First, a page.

The outcome of the Nov. 4 election hung like an ominous storm cloud this week as members of the Idaho Cattle Association gathered in Sun Valley for their annual convention.
Convention speakers on Monday afternoon predicted that Democrats' riding to a more powerful majority in Washington, D.C., will mean more regulation, additional listings under the federal Endangered Species Act and expansion of national monuments and wilderness areas.
For ranchers in Idaho and elsewhere in the West, the specter of change seems most tied to efforts to protect wildlife that conservationists and some federal biologists consider imperiled, such as gray wolves and greater sage grouse.
Andy Groseta, president of the National Cattlemen's Beef Association, predicted that the Bush administration will hand off a court-ordered review of whether to list sage grouse as threatened or endangered under the ESA to the incoming Obama administration. Such a listing, which the federal government earlier rejected, could extend across Idaho and 10 other Western states.
"This administration is not going to have this review done on their watch," Groseta said.
A December 2007 ruling by U.S. District Judge B. Lynn Winmill prompted the current review. Winmill ruled that Fish and Wildlife Service officials ignored the "best science" in rejecting petitions to list the sage grouse. The decision was appealed by Hailey-based Western Watersheds Project, one of numerous conservation groups that filed a petition for ESA listing in 2003.
Though Groseta said he was "hoping during the Bush administration we'd get some things worked out" in terms of regulatory relief, he said the Obama team has indicated a willingness to provide public lands ranchers a seat at the table when decisions are made. He said his group will continue to fight for ranchers who are getting "regulated out of business."
Prior to the election, the National Cattlemen's Beef Association sat down with both the Obama and McCain campaigns and "spoon-fed" them information pertinent to the nation's ranching industry, Groseta said. He said the association had endorsed George W. Bush for president, but decided against doing the same for either candidate this time.
"We didn't want to go down that road again," he said without elaborating.
He predicted that the Obama administration will place more emphasis on food safety and public lands issues.
"They're up in the forefront with the Obama administration," he said. "There's going to be more regulations coming down the pike."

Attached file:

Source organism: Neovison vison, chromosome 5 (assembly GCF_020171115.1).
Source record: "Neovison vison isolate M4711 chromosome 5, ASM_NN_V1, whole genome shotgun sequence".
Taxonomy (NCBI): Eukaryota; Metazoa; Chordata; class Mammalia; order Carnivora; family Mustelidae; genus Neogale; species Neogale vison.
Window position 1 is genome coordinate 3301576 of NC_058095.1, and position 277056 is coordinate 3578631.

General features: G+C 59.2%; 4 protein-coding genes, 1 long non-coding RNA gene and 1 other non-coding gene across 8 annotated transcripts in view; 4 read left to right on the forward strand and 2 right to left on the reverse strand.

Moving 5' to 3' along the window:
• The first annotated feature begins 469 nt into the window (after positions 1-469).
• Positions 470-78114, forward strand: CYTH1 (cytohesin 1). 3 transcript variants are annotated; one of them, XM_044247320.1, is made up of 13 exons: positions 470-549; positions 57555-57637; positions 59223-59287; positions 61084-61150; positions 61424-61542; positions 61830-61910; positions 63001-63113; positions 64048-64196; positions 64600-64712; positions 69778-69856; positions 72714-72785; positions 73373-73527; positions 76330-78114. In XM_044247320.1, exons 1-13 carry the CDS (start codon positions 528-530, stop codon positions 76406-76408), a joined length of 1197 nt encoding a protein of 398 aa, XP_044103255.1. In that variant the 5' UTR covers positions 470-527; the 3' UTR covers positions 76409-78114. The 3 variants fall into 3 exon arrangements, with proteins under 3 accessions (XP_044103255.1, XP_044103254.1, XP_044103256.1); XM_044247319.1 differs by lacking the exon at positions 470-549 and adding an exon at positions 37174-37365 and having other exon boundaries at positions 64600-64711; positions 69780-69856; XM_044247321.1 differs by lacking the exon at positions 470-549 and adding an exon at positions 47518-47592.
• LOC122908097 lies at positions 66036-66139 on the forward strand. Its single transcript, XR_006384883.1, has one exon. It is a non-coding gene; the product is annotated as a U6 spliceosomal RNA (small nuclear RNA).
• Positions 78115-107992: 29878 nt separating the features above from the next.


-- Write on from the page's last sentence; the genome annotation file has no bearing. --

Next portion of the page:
Fear of the unknown seemed to dominate much of Monday's talk. Voicing similar concerns was Celia Gould, director of the Idaho Department of Agriculture.
"It's an interesting time," Gould told the large crowd at the Sun Valley Inn. "I can't say for sure where we're headed."
She said that in Idaho, the impacts of a changing congressional delegation are not clear. Retiring Sen. Larry Craig and defeated first-term Rep. Bill Sali, both Republicans, will be replaced by Senator-elect Jim Risch, a Republican, and Representative-elect Walt Minnick, a Democrat.
Gould seemed particularly grieved at the loss of Craig, who enjoyed seniority back in Washington.
"He was rock-steady," she said. "That loss is going to be a real hit for Idaho."
As for Idaho's 2nd Congressional District representative, Gould said, "We've got a good friend in Congressman (Mike) Simpson."
Gould gave a more tempered endorsement to Idaho's first Democratic member of the state's four-member congressional delegation since 1995. She said many Idaho ranchers had conversations with Minnick prior to the election.
"I believe he will follow through and do what's good for the state," she said.
Ranchers should also fear an increasingly powerful animal rights lobby, Groseta said. Well-financed, these activists' primary mission is to destroy the country's cattle industry, he claimed.
"They want to take cattle off the land and beef off the plate," he said. "These folks are for real. They want to put us out of business."
Groseta extolled his fellow ranchers to join their local and national cattle associations. He said fewer than 10 percent of ranchers belong to such organizations, leaving them far outgunned on the financial front by groups like the National Humane Society.
"We need the firepower. We need to fight these people."